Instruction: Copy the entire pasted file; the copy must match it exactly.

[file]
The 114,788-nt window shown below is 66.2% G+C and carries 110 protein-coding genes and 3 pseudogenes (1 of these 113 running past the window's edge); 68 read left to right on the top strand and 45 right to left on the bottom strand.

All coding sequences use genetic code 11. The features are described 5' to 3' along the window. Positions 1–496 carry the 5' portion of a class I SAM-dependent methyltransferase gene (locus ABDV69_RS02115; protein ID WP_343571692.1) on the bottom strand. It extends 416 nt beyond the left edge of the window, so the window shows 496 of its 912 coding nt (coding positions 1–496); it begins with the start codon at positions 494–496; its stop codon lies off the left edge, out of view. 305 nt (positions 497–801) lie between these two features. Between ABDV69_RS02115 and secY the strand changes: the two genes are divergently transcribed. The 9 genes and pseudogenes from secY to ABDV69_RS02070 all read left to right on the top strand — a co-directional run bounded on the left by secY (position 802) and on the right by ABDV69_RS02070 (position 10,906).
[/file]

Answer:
The 114,788-nt window shown below is 66.2% G+C and carries 110 protein-coding genes and 3 pseudogenes (1 of these 113 running past the window's edge); 68 read left to right on the top strand and 45 right to left on the bottom strand.

All coding sequences use genetic code 11. The features are described 5' to 3' along the window. Positions 1–496 carry the 5' portion of a class I SAM-dependent methyltransferase gene (locus ABDV69_RS02115; protein ID WP_343571692.1) on the bottom strand. It extends 416 nt beyond the left edge of the window, so the window shows 496 of its 912 coding nt (coding positions 1–496); it begins with the start codon at positions 494–496; its stop codon lies off the left edge, out of view. 305 nt (positions 497–801) lie between these two features. Between ABDV69_RS02115 and secY the strand changes: the two genes are divergently transcribed. The 9 genes and pseudogenes from secY to ABDV69_RS02070 all read left to right on the top strand — a co-directional run bounded on the left by secY (position 802) and on the right by ABDV69_RS02070 (position 10,906).